6. After being disciplined for criticizing a customer in an email (sent from his personal email account on a company computer), Joe threatens to sue the company for invasion of privacy. Since he was already disciplined for the action, his eluding to suing the company is no grounds for further discipline since he has a right to file a claim if he believes his privacy was invaded. We cannot retaliate against his comment. However, Joe should have no expectation of privacy since he was on a company computer when he opened his personal email account. 7. One of the department supervisors requests your approval to fire his secretary for insubordination. Since the secretary has always received glowing reviews, you call her into your office and determine that she has refused to prepare false expense reports for her boss. Under the employee at-will doctrine exception, an employer cannot fire an employee for refusing to commit illegal acts. There is no legal reason to fire the secretary. 8. Anna’s boss refused to sign her leave request for jury duty and now wants to fire her for being absent without permission. This is a form of public policy which protects employees from retaliation who have simply performed their legal duty to serve on a jury.
There is no legal reason to fire Anna. What action you should take to limit liability and impact on operations; specify which ethical theory best supports your decision. The eight cases we reviewed highlighted the key reasons why we must have policies and processes in place that limit liability and impact operations. Creating a collaborative environment allows employees to address their concerns. In addition, establishing a weekly or monthly team meeting allows employees to provide feedback on items or topics of concern. It also provides a forum to address company policy relating to the use of email, social media, blackberry and the expectation on how an employee should conduct themselves in the workplace. I would also recommend establishing annual training/refresher briefings for the entire team on Code of Business Conduct, Social Media Standards and Personal Use of Company Systems. Deontology Theory can be applied and best represents employees who follow his or her obligations to another individual or society because upholding one’s duty is considered ethically correct.
Take a position on whether or not you would recommend to the Chief Executive Officer (CEO) that the company adopt a whistleblower policy. Support the position. If we adopted the Deontology Theory, we could apply the emphasis on personal responsibility, protection of others and ability to do more than is morally needed. Employees need to feel valued and part of the overall strategy or mission of the organization. One of the key reasons why Congress enacted the Sarbanes-Oxley Act was the behavior of corporate America. Companies like Enron, Tyco and WorldCom accounting fraud led to them filing for bankruptcy and their employees losing their entire life savings. Because of these financial wrongdoings, I would highly recommend adopting a ‘Whistleblower” Policy. Employees need to feel they have a place to go to report improper or illegal conduct without fear of retaliation.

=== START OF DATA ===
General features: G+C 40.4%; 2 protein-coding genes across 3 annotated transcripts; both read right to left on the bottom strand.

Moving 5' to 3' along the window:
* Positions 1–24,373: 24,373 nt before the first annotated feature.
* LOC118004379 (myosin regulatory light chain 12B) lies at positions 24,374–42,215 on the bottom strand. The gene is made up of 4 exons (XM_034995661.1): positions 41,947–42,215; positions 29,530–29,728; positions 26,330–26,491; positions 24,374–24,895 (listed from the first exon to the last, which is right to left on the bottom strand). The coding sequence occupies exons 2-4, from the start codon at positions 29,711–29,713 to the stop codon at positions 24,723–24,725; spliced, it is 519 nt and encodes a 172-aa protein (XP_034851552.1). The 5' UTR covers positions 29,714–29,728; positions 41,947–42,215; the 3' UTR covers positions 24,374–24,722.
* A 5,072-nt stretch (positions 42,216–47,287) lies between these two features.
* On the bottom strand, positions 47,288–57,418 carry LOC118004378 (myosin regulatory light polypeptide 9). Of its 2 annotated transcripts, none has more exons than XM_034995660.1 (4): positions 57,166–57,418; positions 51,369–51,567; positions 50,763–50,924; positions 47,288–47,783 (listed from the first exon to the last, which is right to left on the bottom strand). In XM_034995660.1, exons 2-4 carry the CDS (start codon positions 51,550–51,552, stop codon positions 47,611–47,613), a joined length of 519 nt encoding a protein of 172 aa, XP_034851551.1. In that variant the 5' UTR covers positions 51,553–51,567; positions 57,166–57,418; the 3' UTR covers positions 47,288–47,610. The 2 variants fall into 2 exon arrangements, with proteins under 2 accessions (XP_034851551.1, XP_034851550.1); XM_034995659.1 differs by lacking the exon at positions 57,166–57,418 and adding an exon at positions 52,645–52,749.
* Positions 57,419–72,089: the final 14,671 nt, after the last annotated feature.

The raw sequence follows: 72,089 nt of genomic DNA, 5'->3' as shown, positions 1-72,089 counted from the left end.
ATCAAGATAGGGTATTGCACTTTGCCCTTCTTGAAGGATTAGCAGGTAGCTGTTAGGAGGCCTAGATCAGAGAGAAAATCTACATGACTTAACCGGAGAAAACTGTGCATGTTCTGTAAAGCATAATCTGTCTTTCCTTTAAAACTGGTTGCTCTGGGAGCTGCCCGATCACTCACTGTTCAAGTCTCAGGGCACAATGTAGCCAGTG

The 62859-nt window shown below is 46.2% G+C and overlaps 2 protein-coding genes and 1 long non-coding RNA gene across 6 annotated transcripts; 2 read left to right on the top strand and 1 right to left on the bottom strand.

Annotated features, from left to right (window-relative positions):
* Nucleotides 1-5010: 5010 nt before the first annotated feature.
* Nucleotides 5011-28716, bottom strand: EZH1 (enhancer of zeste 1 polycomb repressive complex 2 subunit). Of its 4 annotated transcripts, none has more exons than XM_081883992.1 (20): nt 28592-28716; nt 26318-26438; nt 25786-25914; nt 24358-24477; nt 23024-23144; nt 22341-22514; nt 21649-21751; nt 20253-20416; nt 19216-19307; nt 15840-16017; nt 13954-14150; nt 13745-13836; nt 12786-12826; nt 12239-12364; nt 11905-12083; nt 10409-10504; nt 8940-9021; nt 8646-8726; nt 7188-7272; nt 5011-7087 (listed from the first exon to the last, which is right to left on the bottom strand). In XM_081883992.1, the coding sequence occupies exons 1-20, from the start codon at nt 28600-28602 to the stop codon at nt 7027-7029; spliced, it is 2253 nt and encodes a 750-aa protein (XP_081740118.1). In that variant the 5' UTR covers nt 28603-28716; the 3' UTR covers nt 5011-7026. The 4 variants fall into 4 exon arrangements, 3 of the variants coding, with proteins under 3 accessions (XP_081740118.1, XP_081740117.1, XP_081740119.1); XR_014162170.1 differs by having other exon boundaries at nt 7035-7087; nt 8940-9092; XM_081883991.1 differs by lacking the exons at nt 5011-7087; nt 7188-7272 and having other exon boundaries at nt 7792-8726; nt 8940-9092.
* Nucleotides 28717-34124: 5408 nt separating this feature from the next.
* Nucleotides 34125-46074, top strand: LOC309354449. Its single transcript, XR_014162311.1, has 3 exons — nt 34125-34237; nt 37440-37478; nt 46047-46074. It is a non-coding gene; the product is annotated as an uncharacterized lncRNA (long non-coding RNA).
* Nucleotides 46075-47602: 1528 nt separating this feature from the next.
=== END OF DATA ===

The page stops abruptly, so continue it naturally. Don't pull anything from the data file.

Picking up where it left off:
Having an open door policy and good internal process that addresses complaints including a whistleblower protection/anti-retaliation policy can help organizations protect itself from risk of violating state and federal laws. Justify at least three (3) fundamental items that should be included in a whistleblower policy. Provide a rationale for your selection of each of the three (3) recommended items.
As the CEO of a Company striving to adopt a Whistleblower Policy some of the key elements that should be considered when developing the policy are: a) Employee (Persons Covered) – To determine who will be covered by this policy and who will be protected for reporting suspected wrongdoing and/or whose actions should be reported under the policy b) Reporting Complaints Process – To develop a clear channel through which the employee can report any suspected improper or illegal activity and a person whom they can contact and submit the compliant c) Investigation & Resolving Complaints Process – To identify a compliance officer or person to lead the investigation and resolution of all complaints. Determine when and how suspected violations will be documented, tracked, investigated and resolved.
* Muhl, Charles (2001). “The Employment-At-Will Doctrine: Three Major Exceptions,” Monthly Labor Review Outten, Wayne N (2007), “When Good Deeds Are Punished: The Legal Landscape of Retaliation and Whistleblowing,” Litigation and Administrative Practice Course Handbook Series, PLI Order No. 11091 * Sentell, Ed; Robbins, Randall (2008). Journal of Legal, Ethical and Regulatory. Employment at-will. Retrieved from http://www.highbeam.com/doc/1G1-190795487.html * Stone, Katherine V.W. (March 2007). “Revisiting the At-Will
Employment Doctrine: Imposed * Terms, Implied Terms, and the Normative World of the Workplace,” Industrial Law Journal